glowing with metallic lustres, and beautiful in its adaptation and
every movement, the kingfisher builds but a careless nest, a loose
structure of dry fish bones--the hard indigestible parts of its food
which, in common with birds of prey, it has the power of ejecting in
pellets by the mouth. Again, let us look out the bird in its haunts. We
follow the course of the hazel-fringed stream over a mile of its pebbly
reaches; now a dipper flits from a green mossy stone, and a pair of
sandpipers start with tremulous wings and skirt the shingle-strewn
banks. Among the flags the water-voles gnaw the sweet saccharine
aquatic plants, and the water-hens run and hide under the friendly
roots of an overhanging thorn. The May-fly is upon the stream, the
silvery fresh run fish are all animation, and even the great black
trout in the "willow dub" condescends to take a fat blue-bottle that is
spinning round and round the pool. Dragon-flies dart hither and
thither, bronze fly and bee are upon the wing, and the carpet of grass
and flowers is alive with innumerable insects, all busily engaged in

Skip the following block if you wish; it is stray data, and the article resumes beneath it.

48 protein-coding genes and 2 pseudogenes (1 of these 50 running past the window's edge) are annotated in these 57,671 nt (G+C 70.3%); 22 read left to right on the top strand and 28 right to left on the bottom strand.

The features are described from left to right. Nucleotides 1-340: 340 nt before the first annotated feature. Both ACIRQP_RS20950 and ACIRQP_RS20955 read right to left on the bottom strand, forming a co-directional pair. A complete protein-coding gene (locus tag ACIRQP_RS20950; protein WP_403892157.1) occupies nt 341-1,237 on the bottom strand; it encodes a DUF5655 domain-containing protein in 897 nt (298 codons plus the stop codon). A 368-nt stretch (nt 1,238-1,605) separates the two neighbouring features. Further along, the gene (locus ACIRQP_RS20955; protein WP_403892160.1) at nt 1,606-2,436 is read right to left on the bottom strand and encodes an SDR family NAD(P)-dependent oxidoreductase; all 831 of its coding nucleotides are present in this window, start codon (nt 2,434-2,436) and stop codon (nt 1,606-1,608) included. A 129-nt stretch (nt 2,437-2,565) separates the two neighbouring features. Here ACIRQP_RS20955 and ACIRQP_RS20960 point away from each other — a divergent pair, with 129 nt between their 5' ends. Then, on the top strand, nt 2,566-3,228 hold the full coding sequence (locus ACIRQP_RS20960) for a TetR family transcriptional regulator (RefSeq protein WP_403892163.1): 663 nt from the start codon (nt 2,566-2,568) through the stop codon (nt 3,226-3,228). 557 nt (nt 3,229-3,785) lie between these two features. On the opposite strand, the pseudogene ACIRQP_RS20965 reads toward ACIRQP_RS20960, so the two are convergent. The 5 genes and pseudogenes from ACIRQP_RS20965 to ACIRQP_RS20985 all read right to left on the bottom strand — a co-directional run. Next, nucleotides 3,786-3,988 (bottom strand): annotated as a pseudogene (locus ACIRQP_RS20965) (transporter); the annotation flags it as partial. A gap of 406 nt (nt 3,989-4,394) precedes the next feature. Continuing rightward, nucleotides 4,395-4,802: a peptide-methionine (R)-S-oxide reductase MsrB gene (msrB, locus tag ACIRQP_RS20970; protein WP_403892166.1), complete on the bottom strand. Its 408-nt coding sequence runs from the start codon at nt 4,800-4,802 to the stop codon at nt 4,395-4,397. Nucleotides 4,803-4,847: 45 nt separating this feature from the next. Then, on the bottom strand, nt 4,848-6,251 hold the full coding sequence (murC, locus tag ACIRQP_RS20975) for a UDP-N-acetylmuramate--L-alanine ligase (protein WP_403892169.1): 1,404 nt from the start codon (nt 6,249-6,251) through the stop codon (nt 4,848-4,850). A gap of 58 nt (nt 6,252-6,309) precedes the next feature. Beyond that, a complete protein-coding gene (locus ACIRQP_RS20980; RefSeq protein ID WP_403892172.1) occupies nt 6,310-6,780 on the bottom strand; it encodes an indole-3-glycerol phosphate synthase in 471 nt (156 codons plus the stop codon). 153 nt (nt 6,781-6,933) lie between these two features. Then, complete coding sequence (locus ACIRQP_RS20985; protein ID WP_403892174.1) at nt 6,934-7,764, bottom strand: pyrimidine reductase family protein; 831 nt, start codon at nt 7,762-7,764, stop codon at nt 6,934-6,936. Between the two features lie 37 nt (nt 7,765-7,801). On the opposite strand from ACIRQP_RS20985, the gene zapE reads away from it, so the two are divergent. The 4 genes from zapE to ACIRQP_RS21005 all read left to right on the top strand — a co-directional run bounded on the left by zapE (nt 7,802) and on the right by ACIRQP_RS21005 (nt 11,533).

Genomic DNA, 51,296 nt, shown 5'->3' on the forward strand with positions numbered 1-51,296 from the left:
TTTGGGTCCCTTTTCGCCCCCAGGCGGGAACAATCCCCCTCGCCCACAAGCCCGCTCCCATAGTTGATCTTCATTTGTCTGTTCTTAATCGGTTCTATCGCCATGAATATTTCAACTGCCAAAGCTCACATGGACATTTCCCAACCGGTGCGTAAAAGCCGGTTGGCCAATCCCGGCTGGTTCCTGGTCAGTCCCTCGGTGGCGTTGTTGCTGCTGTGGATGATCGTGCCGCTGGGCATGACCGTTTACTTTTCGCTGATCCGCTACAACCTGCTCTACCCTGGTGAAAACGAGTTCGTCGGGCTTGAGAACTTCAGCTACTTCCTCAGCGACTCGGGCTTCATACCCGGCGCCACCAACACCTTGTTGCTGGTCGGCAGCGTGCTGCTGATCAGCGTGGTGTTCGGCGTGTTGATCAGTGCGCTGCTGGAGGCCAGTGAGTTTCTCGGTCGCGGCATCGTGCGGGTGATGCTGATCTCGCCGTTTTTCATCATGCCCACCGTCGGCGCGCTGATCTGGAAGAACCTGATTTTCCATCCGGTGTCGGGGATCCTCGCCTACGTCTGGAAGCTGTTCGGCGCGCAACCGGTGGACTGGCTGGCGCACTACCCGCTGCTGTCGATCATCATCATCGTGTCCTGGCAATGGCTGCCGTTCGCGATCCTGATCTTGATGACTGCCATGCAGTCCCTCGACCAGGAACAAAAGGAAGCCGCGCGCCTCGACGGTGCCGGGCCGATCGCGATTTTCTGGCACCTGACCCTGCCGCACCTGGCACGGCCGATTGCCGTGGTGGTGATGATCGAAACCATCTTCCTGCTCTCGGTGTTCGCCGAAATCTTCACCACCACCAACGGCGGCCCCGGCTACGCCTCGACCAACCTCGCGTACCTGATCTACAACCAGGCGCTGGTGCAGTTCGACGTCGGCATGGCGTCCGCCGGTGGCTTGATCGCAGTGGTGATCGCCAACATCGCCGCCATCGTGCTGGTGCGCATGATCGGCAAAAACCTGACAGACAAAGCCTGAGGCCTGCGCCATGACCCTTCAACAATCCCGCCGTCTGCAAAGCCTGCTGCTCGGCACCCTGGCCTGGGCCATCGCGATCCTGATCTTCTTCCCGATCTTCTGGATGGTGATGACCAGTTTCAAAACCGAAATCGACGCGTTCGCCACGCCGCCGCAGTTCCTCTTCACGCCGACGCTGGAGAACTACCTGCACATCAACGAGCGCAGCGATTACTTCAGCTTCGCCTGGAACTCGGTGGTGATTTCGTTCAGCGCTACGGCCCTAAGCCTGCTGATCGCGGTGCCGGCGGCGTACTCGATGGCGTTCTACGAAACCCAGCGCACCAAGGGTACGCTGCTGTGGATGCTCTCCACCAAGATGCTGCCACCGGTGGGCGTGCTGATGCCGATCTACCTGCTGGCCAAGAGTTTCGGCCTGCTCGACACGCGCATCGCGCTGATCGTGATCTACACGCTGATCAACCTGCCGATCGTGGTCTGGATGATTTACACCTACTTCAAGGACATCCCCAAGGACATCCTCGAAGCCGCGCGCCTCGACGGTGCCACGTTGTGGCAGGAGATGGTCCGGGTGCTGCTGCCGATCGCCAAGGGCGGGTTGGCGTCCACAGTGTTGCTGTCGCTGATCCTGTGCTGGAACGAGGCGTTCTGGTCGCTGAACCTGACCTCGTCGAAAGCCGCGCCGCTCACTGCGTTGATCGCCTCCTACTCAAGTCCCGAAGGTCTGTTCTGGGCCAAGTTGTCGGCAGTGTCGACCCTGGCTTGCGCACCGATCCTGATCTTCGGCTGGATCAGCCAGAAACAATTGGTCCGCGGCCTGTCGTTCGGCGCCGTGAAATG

fertilising their floral friends, or revelling in nectar, and gilded
with golden pollen. The lime-trees are "a murmurous haunt of summer
wings," and the breath of summer is on our cheek. Over there is an
overhanging, leafless bough and upon it has just alighted a kingfisher.
At first its form is motionless, then it assumes more animation, and
anon is all eye and ear. Then it falls, hangs for a moment in the air
like a kestrel, and returns to its perch. Again it darts with unerring
aim and secures something. This is tossed, beaten and broken with a
formidable beak, and swallowed head foremost. This process is again and
again repeated, and we find that the prey is small fish. From watching
an hour we are entranced with the beauty of the fluttering, quivering
thing as the sun glints from its green and gold vibrations in mid-air.
We gain some estimation, too, of the vast amount of immature fish which
a pair of kingfishers and their young must destroy in a single
season.[4] Later in summer the young brood may be seen with open
quivering wings, constantly calling as the parent birds fly up and down
stream. Their food consists almost entirely of fish throughout the
year, though during the rigour and frosts of winter they betake
themselves to the estuaries of tidal rivers, where their food of
molluscs and shore-haunting creatures are daily replenished by the
tides. Kingfishers are among the most persistent of trout-stream
poachers, and as many as eighty of these beautiful birds have been
killed in a season on a famous nursery in the midlands. As in the case
of the heron, nothing will save the fry from these marauders but
covering in the rearing ponds with the finest wire net. However one may
wish to protect the kingfisher, there is no denying the fact of its
_penchant_ for fish, especially the fry of salmon and trout; the